Vince Cable, the UK Business Secretary offers support to zero hours contracts by stating that they have a place in today’s business. The frowned upon zero hours contracts will not be banned despite many calling for them to be abolished. The Business Secretary believes they offer both workers and employees flexibility. Mr Cable says that he believes they have a place in our economy despite there being staggering evidence of their abuse.
He however made a proposal for a 12-week consultation period to take place in which the subject of banning companies from signing up its workers to “exclusivity contracts” will be discussed. Such contracts have often been abused when there is no job or prospect of future job but yet prevent workers from exploiting opportunities elsewhere.
Several business groups and lobby groups have warmed to the proposal, however several of the union leaders believe that the government is short on solutions as to how to resolve the problem of the zero hours contracts and appear desperate. The unions are too against the existing contracts which keep workers in the blind as to how many hours a week they are to work from week to week working on a call up basis.
The Business Secretary stated that the number of such contracts used by businesses is on the rise and the fact that they can be abused should not shadow the great flexibility they provide for people who have childcare arrangements to accommodate for on a weekly basis or for those who wish to top up monthly earnings. Mr Cable when on to state his stance by saying that he has no intention to support a proposal for the ban of the contracts. However, he proposes that he will work on people getting the best out of zero hour contracts as well as being fairly treated. The proposed consultation is due to focus on the exclusivity clauses as well as increasing worker protection.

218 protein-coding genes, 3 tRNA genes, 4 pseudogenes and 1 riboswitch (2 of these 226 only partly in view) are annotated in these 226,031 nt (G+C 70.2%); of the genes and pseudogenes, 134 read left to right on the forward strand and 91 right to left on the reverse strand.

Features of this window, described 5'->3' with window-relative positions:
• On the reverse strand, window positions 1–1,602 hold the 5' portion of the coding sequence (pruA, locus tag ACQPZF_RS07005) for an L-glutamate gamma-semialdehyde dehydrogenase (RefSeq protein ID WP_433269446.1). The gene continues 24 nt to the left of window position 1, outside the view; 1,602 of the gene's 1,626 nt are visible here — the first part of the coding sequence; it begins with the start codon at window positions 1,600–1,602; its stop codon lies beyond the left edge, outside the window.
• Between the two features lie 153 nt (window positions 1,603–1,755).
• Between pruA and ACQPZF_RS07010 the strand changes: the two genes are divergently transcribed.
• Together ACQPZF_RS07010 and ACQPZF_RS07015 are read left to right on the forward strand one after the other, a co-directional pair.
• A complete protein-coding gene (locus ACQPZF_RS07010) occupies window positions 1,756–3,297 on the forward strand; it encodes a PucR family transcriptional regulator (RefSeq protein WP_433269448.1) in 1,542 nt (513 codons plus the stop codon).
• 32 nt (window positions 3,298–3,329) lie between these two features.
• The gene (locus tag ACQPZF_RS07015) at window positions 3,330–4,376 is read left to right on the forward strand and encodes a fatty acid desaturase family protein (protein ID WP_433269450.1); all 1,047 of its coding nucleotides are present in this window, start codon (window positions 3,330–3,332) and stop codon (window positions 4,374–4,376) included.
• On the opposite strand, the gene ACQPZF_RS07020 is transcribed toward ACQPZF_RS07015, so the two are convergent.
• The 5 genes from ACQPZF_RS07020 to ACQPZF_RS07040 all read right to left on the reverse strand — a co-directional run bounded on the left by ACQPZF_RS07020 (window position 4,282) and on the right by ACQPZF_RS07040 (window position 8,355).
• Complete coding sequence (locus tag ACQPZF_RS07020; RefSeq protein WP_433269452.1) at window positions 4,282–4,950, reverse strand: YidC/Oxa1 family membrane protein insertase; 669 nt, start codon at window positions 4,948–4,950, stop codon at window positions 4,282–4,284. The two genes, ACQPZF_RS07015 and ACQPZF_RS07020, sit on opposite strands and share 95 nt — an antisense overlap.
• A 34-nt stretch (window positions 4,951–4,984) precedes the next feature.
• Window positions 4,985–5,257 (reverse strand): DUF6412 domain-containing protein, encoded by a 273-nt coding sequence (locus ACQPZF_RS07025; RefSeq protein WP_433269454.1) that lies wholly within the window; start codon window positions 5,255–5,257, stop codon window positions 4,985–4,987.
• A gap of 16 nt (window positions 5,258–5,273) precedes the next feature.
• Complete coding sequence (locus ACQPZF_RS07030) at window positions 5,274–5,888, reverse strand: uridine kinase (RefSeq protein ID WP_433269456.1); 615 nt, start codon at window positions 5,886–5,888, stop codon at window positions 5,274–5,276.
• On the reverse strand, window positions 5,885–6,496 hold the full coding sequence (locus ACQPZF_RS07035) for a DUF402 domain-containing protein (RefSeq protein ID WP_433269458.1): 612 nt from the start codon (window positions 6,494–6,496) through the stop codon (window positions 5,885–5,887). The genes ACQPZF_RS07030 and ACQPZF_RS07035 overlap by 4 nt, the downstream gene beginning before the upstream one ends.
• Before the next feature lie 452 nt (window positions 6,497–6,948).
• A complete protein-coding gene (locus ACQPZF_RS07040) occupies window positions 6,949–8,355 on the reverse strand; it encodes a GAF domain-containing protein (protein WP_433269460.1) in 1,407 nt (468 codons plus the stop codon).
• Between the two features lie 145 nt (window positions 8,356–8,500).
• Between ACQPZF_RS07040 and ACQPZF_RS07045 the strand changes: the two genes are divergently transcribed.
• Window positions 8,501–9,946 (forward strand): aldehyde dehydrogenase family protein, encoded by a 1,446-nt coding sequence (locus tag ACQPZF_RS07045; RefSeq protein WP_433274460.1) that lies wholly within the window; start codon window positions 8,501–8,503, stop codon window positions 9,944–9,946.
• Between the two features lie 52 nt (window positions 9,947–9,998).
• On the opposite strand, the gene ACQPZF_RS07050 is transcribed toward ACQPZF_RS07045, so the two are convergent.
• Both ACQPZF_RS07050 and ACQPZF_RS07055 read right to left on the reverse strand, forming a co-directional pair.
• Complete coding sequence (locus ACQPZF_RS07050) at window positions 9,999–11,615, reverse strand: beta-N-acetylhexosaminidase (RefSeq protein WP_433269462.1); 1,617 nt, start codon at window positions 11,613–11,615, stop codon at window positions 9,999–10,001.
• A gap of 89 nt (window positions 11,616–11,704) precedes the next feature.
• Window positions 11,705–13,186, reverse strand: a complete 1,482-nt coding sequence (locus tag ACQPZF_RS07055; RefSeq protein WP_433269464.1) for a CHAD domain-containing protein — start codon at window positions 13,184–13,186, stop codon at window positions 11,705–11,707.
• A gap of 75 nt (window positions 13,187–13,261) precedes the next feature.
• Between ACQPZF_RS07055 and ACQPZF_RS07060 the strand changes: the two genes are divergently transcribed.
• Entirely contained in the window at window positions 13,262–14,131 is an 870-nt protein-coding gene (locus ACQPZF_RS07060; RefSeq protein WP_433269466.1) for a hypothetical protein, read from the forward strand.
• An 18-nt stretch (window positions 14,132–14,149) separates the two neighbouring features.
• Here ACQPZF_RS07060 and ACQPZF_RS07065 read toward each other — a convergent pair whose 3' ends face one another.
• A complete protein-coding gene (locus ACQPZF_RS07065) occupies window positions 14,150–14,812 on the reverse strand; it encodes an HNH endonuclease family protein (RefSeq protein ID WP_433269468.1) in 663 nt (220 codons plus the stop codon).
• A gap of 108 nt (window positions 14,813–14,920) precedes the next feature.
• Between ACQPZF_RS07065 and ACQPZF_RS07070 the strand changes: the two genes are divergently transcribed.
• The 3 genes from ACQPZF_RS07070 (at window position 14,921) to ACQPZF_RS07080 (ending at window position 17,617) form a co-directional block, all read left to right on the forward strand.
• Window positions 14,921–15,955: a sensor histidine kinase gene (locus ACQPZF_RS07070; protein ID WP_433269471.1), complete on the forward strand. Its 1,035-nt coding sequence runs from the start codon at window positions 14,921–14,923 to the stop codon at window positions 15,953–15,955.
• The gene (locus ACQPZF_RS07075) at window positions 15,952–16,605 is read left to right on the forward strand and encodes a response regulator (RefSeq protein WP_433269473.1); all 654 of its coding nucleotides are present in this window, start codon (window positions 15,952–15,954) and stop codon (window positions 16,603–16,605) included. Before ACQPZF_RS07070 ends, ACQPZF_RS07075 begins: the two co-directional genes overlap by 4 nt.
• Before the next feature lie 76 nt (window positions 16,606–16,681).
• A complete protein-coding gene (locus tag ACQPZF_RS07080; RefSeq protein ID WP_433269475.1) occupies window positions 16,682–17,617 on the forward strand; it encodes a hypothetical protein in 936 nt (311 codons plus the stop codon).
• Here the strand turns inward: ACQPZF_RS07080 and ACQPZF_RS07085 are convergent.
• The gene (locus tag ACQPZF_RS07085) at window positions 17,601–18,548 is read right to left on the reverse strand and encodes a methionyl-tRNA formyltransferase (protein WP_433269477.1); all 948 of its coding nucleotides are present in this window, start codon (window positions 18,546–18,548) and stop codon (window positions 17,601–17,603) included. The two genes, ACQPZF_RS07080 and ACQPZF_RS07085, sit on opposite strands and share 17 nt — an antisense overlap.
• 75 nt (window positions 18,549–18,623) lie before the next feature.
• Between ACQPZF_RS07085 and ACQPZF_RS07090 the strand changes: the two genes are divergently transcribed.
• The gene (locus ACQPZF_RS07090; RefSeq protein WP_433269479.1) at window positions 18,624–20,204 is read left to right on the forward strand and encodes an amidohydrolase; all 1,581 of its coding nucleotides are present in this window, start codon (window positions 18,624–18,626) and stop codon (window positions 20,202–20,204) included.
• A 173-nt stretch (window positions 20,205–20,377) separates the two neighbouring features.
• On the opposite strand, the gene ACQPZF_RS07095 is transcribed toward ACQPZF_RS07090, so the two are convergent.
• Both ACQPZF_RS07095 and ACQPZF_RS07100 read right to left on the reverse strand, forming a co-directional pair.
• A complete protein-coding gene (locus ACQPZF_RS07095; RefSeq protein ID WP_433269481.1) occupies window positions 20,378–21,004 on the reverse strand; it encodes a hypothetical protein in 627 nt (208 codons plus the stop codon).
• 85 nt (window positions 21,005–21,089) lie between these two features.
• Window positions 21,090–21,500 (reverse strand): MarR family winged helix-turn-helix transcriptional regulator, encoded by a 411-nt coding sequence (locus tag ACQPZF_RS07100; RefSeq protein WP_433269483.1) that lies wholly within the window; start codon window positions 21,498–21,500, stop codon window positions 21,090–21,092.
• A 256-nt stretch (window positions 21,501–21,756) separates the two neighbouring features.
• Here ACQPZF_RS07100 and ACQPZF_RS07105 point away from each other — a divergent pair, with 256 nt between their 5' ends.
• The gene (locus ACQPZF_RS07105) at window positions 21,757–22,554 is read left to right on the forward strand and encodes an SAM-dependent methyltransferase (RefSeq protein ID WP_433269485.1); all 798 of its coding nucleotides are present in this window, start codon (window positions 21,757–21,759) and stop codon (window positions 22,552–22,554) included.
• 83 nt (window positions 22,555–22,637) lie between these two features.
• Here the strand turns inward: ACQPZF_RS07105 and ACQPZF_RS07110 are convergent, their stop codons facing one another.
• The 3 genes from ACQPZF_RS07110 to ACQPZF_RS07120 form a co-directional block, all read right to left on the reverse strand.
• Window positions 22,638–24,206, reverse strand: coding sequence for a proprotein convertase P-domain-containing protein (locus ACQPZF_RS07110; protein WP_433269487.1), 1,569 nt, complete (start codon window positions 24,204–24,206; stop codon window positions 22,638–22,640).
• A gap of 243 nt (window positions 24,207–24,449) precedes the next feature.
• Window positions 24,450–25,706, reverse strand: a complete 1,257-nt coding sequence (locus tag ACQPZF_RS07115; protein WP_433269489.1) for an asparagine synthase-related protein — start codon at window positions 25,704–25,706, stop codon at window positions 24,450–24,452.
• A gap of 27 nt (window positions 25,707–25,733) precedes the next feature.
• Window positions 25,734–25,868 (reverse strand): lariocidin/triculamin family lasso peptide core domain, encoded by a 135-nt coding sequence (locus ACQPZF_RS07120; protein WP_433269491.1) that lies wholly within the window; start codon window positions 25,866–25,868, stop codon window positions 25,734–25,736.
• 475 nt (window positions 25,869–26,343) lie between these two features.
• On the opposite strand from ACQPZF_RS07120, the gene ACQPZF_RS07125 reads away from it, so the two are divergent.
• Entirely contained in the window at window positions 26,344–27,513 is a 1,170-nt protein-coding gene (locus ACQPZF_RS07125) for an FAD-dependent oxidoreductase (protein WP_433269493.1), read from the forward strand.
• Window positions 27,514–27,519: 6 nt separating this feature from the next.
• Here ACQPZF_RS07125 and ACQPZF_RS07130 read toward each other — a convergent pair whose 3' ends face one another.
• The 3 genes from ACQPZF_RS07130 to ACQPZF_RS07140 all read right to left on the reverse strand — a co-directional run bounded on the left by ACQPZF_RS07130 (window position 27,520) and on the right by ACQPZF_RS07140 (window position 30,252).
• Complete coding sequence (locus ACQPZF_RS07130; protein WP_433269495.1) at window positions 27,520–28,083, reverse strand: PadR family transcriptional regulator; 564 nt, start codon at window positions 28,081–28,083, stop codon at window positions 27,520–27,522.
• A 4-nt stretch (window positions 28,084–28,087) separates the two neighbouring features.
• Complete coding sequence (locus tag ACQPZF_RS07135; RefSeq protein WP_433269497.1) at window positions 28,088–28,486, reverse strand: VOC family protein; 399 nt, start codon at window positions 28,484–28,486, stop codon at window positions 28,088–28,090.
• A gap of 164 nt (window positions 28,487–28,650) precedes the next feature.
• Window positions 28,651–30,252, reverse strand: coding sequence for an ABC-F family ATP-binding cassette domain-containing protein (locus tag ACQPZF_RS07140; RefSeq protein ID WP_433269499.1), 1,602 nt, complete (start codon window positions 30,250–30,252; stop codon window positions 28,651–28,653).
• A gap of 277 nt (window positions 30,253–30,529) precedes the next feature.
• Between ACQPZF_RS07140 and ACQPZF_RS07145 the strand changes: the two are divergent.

The Secretary stated that a change in the law is not set to take place due to the fact that flexible workers are a key to some employers and their businesses as well as the fact that people need to have a choice as to their working arrangements.
John Wastnage, head of employment at the British Chambers of Commerce, stated that the value of zero hour contracts is undermined and its appreciation is often not publicised enough, with the exact knowledge on how they work commonly being lacked by those who are quick to criticise them.